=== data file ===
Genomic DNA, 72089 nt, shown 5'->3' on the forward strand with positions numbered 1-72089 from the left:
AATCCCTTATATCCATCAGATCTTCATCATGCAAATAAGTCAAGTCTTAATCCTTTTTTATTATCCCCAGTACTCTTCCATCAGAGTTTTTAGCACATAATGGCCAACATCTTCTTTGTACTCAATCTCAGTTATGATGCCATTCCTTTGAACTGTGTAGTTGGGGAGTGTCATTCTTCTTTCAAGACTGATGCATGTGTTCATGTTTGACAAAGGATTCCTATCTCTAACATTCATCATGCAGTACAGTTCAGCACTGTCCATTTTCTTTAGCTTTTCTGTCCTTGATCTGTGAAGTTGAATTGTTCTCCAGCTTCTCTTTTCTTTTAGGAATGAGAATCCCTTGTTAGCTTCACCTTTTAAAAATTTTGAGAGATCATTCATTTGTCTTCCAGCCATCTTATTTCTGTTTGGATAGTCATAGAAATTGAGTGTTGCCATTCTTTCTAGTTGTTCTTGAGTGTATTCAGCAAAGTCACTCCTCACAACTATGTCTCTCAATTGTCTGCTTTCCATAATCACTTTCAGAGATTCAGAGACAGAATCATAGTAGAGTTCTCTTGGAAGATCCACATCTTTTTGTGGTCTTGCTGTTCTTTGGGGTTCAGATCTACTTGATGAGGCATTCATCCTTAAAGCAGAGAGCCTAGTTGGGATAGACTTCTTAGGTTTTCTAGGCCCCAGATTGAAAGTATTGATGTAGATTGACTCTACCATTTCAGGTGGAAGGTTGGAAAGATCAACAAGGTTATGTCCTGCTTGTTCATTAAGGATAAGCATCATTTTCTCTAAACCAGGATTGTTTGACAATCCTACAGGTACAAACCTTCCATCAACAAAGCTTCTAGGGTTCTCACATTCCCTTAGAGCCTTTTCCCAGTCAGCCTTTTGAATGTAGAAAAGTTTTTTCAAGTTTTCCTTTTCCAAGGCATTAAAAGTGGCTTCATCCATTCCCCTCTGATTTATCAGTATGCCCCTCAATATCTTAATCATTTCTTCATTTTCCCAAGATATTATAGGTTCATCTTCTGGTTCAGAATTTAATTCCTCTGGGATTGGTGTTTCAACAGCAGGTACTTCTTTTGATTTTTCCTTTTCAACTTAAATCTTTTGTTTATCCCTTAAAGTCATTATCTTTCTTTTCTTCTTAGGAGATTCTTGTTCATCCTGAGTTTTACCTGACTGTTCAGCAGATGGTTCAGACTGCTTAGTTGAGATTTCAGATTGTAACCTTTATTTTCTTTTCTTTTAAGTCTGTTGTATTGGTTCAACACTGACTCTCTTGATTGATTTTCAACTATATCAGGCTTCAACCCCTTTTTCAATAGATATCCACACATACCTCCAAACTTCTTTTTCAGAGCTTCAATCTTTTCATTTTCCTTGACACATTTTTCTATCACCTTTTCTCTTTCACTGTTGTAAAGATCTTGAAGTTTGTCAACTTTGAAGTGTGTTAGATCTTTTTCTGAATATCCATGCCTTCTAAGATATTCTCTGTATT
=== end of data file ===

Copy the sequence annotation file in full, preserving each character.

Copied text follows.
Genomic DNA, 72089 nt, shown 5'->3' on the forward strand with positions numbered 1-72089 from the left:
AATCCCTTATATCCATCAGATCTTCATCATGCAAATAAGTCAAGTCTTAATCCTTTTTTATTATCCCCAGTACTCTTCCATCAGAGTTTTTAGCACATAATGGCCAACATCTTCTTTGTACTCAATCTCAGTTATGATGCCATTCCTTTGAACTGTGTAGTTGGGGAGTGTCATTCTTCTTTCAAGACTGATGCATGTGTTCATGTTTGACAAAGGATTCCTATCTCTAACATTCATCATGCAGTACAGTTCAGCACTGTCCATTTTCTTTAGCTTTTCTGTCCTTGATCTGTGAAGTTGAATTGTTCTCCAGCTTCTCTTTTCTTTTAGGAATGAGAATCCCTTGTTAGCTTCACCTTTTAAAAATTTTGAGAGATCATTCATTTGTCTTCCAGCCATCTTATTTCTGTTTGGATAGTCATAGAAATTGAGTGTTGCCATTCTTTCTAGTTGTTCTTGAGTGTATTCAGCAAAGTCACTCCTCACAACTATGTCTCTCAATTGTCTGCTTTCCATAATCACTTTCAGAGATTCAGAGACAGAATCATAGTAGAGTTCTCTTGGAAGATCCACATCTTTTTGTGGTCTTGCTGTTCTTTGGGGTTCAGATCTACTTGATGAGGCATTCATCCTTAAAGCAGAGAGCCTAGTTGGGATAGACTTCTTAGGTTTTCTAGGCCCCAGATTGAAAGTATTGATGTAGATTGACTCTACCATTTCAGGTGGAAGGTTGGAAAGATCAACAAGGTTATGTCCTGCTTGTTCATTAAGGATAAGCATCATTTTCTCTAAACCAGGATTGTTTGACAATCCTACAGGTACAAACCTTCCATCAACAAAGCTTCTAGGGTTCTCACATTCCCTTAGAGCCTTTTCCCAGTCAGCCTTTTGAATGTAGAAAAGTTTTTTCAAGTTTTCCTTTTCCAAGGCATTAAAAGTGGCTTCATCCATTCCCCTCTGATTTATCAGTATGCCCCTCAATATCTTAATCATTTCTTCATTTTCCCAAGATATTATAGGTTCATCTTCTGGTTCAGAATTTAATTCCTCTGGGATTGGTGTTTCAACAGCAGGTACTTCTTTTGATTTTTCCTTTTCAACTTAAATCTTTTGTTTATCCCTTAAAGTCATTATCTTTCTTTTCTTCTTAGGAGATTCTTGTTCATCCTGAGTTTTACCTGACTGTTCAGCAGATGGTTCAGACTGCTTAGTTGAGATTTCAGATTGTAACCTTTATTTTCTTTTCTTTTAAGTCTGTTGTATTGGTTCAACACTGACTCTCTTGATTGATTTTCAACTATATCAGGCTTCAACCCCTTTTTCAATAGATATCCACACATACCTCCAAACTTCTTTTTCAGAGCTTCAATCTTTTCATTTTCCTTGACACATTTTTCTATCACCTTTTCTCTTTCACTGTTGTAAAGATCTTGAAGTTTGTCAACTTTGAAGTGTGTTAGATCTTTTTCTGAATATCCATGCCTTCTAAGATATTCTCTGTATT